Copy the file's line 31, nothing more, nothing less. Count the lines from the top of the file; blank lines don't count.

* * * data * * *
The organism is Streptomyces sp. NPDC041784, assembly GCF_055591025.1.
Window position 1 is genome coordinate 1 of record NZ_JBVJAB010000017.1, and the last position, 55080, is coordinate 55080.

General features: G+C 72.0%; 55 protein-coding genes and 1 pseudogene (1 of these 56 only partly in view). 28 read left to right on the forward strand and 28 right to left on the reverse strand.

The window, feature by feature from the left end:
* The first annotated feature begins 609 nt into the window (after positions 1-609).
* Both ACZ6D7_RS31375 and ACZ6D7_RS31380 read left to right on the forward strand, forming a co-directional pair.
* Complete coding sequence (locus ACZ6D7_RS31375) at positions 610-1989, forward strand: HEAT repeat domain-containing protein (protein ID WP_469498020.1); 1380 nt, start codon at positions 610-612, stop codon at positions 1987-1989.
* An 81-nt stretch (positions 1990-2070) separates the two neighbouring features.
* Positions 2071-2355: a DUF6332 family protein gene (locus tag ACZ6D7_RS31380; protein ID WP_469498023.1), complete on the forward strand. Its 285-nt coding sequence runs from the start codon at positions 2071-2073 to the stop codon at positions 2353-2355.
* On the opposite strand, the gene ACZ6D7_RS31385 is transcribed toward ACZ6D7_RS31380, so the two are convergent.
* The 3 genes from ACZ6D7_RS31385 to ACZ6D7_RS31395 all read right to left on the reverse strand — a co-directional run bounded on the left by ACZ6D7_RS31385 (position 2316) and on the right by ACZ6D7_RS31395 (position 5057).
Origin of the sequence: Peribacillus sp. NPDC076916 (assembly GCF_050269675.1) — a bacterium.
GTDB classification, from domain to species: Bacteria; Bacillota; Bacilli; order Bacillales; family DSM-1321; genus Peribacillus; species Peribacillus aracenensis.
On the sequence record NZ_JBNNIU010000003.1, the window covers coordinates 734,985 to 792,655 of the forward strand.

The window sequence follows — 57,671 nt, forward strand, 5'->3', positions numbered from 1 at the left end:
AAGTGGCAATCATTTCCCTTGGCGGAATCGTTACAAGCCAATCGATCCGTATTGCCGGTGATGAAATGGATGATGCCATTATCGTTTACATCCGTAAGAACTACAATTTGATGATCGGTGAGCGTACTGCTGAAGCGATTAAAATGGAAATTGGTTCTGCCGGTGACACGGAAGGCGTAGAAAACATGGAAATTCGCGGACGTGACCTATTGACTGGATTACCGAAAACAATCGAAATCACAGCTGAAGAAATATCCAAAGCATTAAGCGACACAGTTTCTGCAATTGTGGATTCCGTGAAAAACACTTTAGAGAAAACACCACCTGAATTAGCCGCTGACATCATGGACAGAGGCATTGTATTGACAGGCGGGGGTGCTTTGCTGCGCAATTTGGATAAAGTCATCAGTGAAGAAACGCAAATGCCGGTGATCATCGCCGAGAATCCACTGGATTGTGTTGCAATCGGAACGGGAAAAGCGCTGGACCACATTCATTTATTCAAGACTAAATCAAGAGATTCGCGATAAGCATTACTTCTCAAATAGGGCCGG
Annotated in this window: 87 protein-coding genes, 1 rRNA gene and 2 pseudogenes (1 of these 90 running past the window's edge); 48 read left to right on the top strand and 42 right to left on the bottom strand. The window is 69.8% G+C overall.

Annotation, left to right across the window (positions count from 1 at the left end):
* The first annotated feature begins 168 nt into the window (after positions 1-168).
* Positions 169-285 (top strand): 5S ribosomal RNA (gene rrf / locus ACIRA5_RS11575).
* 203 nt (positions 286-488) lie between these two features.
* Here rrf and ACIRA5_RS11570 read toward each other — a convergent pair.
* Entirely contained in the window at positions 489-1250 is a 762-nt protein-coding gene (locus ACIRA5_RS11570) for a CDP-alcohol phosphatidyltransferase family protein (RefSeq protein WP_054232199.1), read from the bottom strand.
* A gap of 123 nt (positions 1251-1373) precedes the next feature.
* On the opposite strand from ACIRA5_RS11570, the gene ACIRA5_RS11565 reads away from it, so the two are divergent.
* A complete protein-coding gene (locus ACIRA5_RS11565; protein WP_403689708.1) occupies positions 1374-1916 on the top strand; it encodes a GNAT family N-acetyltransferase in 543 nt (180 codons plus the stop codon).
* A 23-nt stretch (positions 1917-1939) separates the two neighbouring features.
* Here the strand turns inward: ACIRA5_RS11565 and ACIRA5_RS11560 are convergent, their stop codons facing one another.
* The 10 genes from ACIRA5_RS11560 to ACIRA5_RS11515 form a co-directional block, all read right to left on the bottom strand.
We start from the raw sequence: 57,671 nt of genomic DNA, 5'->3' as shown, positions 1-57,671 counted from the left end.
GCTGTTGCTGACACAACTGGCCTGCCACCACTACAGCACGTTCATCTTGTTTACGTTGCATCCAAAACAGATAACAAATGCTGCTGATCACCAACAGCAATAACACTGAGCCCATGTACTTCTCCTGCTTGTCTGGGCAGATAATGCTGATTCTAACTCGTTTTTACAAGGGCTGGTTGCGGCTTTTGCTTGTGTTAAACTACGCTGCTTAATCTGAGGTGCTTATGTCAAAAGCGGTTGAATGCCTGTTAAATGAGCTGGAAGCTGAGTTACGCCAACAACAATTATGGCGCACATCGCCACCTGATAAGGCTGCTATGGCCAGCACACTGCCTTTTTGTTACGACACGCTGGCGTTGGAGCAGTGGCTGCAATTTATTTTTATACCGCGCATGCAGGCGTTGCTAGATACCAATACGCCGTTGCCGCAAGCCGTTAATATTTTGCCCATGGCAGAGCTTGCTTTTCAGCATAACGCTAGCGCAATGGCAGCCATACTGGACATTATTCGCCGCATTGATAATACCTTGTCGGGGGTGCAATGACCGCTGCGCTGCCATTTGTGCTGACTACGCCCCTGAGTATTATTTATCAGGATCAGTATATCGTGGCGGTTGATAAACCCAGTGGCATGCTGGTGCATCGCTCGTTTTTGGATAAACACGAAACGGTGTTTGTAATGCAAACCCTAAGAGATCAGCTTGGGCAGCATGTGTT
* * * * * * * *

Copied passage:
GCTGTTGCTGACACAACTGGCCTGCCACCACTACAGCACGTTCATCTTGTTTACGTTGCATCCAAAACAGATAACAAATGCTGCTGATCACCAACAGCAATAACACTGAGCCCATGTACTTCTCCTGCTTGTCTGGGCAGATAATGCTGATTCTAACTCGTTTTTACAAGGGCTGGTTGCGGCTTTTGCTTGTGTTAAACTACGCTGCTTAATCTGAGGTGCTTATGTCAAAAGCGGTTGAATGCCTGTTAAATGAGCTGGAAGCTGAGTTACGCCAACAACAATTATGGCGCACATCGCCACCTGATAAGGCTGCTATGGCCAGCACACTGCCTTTTTGTTACGACACGCTGGCGTTGGAGCAGTGGCTGCAATTTATTTTTATACCGCGCATGCAGGCGTTGCTAGATACCAATACGCCGTTGCCGCAAGCCGTTAATATTTTGCCCATGGCAGAGCTTGCTTTTCAGCATAACGCTAGCGCAATGGCAGCCATACTGGACATTATTCGCCGCATTGATAATACCTTGTCGGGGGTGCAATGACCGCTGCGCTGCCATTTGTGCTGACTACGCCCCTGAGTATTATTTATCAGGATCAGTATATCGTGGCGGTTGATAAACCCAGTGGCATGCTGGTGCATCGCTCGTTTTTGGATAAACACGAAACGGTGTTTGTAATGCAAACCCTAAGAGATCAGCTTGGGCAGCATGTGTT